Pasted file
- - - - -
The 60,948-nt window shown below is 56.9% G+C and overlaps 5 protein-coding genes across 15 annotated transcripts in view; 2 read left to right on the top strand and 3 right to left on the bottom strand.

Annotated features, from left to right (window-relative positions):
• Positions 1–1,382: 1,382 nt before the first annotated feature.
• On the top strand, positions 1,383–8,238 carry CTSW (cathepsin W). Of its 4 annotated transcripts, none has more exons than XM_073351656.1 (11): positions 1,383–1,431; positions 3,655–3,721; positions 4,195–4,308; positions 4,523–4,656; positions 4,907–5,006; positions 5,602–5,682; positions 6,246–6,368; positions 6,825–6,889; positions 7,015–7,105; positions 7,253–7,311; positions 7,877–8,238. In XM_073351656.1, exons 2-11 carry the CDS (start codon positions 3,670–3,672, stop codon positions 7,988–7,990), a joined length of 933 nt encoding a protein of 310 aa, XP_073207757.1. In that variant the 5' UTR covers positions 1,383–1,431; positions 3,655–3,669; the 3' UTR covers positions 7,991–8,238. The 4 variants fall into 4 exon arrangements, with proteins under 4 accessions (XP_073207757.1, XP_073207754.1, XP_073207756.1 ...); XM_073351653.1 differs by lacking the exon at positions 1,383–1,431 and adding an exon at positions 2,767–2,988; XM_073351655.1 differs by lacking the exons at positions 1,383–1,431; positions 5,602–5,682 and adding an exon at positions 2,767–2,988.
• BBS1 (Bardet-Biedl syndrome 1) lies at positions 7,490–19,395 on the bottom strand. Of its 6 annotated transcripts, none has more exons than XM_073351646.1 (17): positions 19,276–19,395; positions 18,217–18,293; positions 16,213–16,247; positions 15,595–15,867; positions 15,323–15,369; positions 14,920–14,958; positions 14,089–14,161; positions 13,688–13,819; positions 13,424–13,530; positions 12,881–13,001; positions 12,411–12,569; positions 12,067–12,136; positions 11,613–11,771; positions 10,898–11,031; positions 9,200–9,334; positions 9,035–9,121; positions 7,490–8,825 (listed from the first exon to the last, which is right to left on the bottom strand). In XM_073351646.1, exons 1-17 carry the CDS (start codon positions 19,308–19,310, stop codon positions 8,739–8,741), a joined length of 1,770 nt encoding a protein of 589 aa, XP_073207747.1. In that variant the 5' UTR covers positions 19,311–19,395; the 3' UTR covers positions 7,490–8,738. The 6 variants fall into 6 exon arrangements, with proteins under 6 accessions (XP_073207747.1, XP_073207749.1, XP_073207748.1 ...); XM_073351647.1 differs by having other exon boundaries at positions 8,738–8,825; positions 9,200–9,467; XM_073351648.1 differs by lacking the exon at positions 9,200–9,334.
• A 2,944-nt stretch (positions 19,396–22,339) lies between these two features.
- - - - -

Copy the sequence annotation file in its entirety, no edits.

The 60,948-nt window shown below is 56.9% G+C and overlaps 5 protein-coding genes across 15 annotated transcripts in view; 2 read left to right on the top strand and 3 right to left on the bottom strand.

Annotated features, from left to right (window-relative positions):
• Positions 1–1,382: 1,382 nt before the first annotated feature.
• On the top strand, positions 1,383–8,238 carry CTSW (cathepsin W). Of its 4 annotated transcripts, none has more exons than XM_073351656.1 (11): positions 1,383–1,431; positions 3,655–3,721; positions 4,195–4,308; positions 4,523–4,656; positions 4,907–5,006; positions 5,602–5,682; positions 6,246–6,368; positions 6,825–6,889; positions 7,015–7,105; positions 7,253–7,311; positions 7,877–8,238. In XM_073351656.1, exons 2-11 carry the CDS (start codon positions 3,670–3,672, stop codon positions 7,988–7,990), a joined length of 933 nt encoding a protein of 310 aa, XP_073207757.1. In that variant the 5' UTR covers positions 1,383–1,431; positions 3,655–3,669; the 3' UTR covers positions 7,991–8,238. The 4 variants fall into 4 exon arrangements, with proteins under 4 accessions (XP_073207757.1, XP_073207754.1, XP_073207756.1 ...); XM_073351653.1 differs by lacking the exon at positions 1,383–1,431 and adding an exon at positions 2,767–2,988; XM_073351655.1 differs by lacking the exons at positions 1,383–1,431; positions 5,602–5,682 and adding an exon at positions 2,767–2,988.
• BBS1 (Bardet-Biedl syndrome 1) lies at positions 7,490–19,395 on the bottom strand. Of its 6 annotated transcripts, none has more exons than XM_073351646.1 (17): positions 19,276–19,395; positions 18,217–18,293; positions 16,213–16,247; positions 15,595–15,867; positions 15,323–15,369; positions 14,920–14,958; positions 14,089–14,161; positions 13,688–13,819; positions 13,424–13,530; positions 12,881–13,001; positions 12,411–12,569; positions 12,067–12,136; positions 11,613–11,771; positions 10,898–11,031; positions 9,200–9,334; positions 9,035–9,121; positions 7,490–8,825 (listed from the first exon to the last, which is right to left on the bottom strand). In XM_073351646.1, exons 1-17 carry the CDS (start codon positions 19,308–19,310, stop codon positions 8,739–8,741), a joined length of 1,770 nt encoding a protein of 589 aa, XP_073207747.1. In that variant the 5' UTR covers positions 19,311–19,395; the 3' UTR covers positions 7,490–8,738. The 6 variants fall into 6 exon arrangements, with proteins under 6 accessions (XP_073207747.1, XP_073207749.1, XP_073207748.1 ...); XM_073351647.1 differs by having other exon boundaries at positions 8,738–8,825; positions 9,200–9,467; XM_073351648.1 differs by lacking the exon at positions 9,200–9,334.
• A 2,944-nt stretch (positions 19,396–22,339) lies between these two features.